Sunday, August 31, 2014
Inquirer Daily News

Third and better: Third down defense a major improvement for Penn State in winning streak

There was one glaring deficiency early in the season, one huge area of concern that was a large reason the Lions could not pull out wins against Ohio and Virginia: The Lions just couldn't get their opponents off the field.

Third and better: Third down defense a major improvement for Penn State in winning streak

When Penn State began the season 0-2, there were some positives for the Nittany Lions: Matt McGloin looked more confident than he ever has, Bill O'Brien's new offense produced points and the holes at running back and wide receiver -- left by Silas Redd and Justin Brown, respectively -- didn't appear as deep as some fans worried.

But there was one glaring deficiency, one huge area of concern that was a large reason the Lions could not pull out wins against Ohio and Virginia: The Lions just couldn't get their opponents off the field.

In both games, Penn State allowed opponents to convert on 22 of 36 (61 percent) of third downs. The statistic was especially troubling in the second half of the Ohio game, where the Lions allowed the Bearcats to convert on 11 of 12 third down opportunities. 

Since then, the Lions have rolled out five straight wins. And the biggest area of improvement? On defense, Penn State is third and better -- by a long shot.

In the five game stretch, Penn State has allowed only 17 of 67 third down conversions (25 percent). In the win against Iowa -- at Kinnick Stadium, a place Penn State had not won at since 1999 -- the Lions limited the Hawkeyes to just two of 12 third down conversions. Penn State held a 16 minute edge in time of possession in that game.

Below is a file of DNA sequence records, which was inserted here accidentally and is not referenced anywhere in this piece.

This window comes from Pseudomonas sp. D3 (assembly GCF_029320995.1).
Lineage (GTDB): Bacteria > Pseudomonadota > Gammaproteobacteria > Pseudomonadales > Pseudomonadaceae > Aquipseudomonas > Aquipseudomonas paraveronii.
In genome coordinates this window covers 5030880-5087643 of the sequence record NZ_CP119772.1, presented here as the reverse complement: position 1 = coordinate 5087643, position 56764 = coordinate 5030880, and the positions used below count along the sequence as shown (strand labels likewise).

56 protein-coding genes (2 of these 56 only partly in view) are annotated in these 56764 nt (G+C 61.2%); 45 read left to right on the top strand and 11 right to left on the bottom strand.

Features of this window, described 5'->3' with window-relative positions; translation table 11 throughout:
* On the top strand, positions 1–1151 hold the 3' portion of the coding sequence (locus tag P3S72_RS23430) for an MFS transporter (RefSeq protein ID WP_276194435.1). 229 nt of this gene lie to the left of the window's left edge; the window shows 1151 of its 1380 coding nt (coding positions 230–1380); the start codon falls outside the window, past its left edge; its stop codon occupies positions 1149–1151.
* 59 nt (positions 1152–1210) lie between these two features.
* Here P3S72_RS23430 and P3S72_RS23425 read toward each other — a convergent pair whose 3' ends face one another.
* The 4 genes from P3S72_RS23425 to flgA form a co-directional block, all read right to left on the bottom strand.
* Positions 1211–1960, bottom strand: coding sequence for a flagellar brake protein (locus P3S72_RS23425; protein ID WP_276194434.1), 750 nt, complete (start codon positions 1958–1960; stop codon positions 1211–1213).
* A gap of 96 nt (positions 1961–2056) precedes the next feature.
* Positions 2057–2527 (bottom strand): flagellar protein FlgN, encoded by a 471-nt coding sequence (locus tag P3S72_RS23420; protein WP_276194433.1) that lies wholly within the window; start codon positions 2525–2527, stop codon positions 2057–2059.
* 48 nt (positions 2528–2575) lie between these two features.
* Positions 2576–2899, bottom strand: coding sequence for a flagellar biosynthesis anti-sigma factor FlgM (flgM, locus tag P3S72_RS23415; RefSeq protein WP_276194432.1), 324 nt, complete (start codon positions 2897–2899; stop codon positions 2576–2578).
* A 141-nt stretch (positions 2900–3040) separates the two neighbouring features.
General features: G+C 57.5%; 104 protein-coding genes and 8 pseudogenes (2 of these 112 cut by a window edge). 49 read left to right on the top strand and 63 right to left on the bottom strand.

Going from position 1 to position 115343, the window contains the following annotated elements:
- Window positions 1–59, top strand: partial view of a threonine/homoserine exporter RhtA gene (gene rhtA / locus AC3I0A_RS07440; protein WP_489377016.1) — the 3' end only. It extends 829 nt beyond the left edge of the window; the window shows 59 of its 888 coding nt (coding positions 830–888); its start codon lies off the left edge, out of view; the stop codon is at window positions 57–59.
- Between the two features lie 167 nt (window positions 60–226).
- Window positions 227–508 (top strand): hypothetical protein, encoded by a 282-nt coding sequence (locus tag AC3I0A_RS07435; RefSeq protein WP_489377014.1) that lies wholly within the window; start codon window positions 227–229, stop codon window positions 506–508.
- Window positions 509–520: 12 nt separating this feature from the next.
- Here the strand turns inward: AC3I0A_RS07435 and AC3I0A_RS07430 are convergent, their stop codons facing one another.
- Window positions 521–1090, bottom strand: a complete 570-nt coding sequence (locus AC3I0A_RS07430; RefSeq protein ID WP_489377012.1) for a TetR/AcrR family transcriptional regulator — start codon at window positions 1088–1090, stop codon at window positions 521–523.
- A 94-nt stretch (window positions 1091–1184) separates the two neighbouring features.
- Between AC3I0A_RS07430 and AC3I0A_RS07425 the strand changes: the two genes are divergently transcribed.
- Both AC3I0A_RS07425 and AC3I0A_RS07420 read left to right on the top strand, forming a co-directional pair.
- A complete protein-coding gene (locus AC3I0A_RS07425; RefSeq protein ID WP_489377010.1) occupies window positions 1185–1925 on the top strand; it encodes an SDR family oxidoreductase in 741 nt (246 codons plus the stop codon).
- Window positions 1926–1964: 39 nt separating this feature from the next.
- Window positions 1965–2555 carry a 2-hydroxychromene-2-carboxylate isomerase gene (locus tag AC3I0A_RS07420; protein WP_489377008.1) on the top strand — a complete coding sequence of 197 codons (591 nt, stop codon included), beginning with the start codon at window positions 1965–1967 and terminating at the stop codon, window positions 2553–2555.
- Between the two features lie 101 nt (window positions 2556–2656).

In the win against then-No. 24 Northwestern, Penn State limited the Wildcats to four of 13 third down conversion attempts. Against Illinois -- O'Brien's first Big Ten road game -- the Illini only capitalized on four of 15 third down attempts.

On the season, despite the woeful start, the Lions are allowing opponents to convert 37.3 percent of the time on third down.

So what changed? It hasn't been a change in game plan, per se. The Lions still haven't played much nickel this year, mostly because of a lack of depth at secondary.

O'Brien said he's been harping on third down defense more in practice, specifically when the team watches game tape. 

"We did put a bigger emphasis on understanding the yardage, seeing the sticks and understanding what the team needs," O'Brien said.

Senior linebacker Hodges wouldn't say how much more tape of third down defense the Lions have been watching, but it is a lot, he said. The Paulsboro native said the biggest change has been a change in mentality. This is his senior season and the way Penn State performed in its first two games is not how Hodges wants to go out.

"I guess it's more of a pride thing, "Hodges said. "It's the backbone we've established for ourselves and being able to bump it down. I guess it's more of a want than a have to."

-Emily Kaplan 

About this blog
Joe Juliano has been a staff writer for The Inquirer for 20 years, covering college sports, golf and the Penn Relays.

Joining Joe this season will be John Stuetz, an intern for The Inquirer and senior at Penn State majoring in print journalism and marketing. This is John's third season covering the Penn State beat. He previously covered the Nittany Lions for the Daily Collegian, the university's student newspaper. A native of Glenside, Montgomery County, John graduated from Cheltenham High School.

For Joe, this will be his fifth season on the paper's Penn State beat. He previously covered the Nittany Lions for United Press International from 1976 to 1984.

Reach Joe at jjuliano@phillynews.com.

Joe Juliano Inquirer Staff Writer
Latest Videos:
Also on Philly.com:
Stay Connected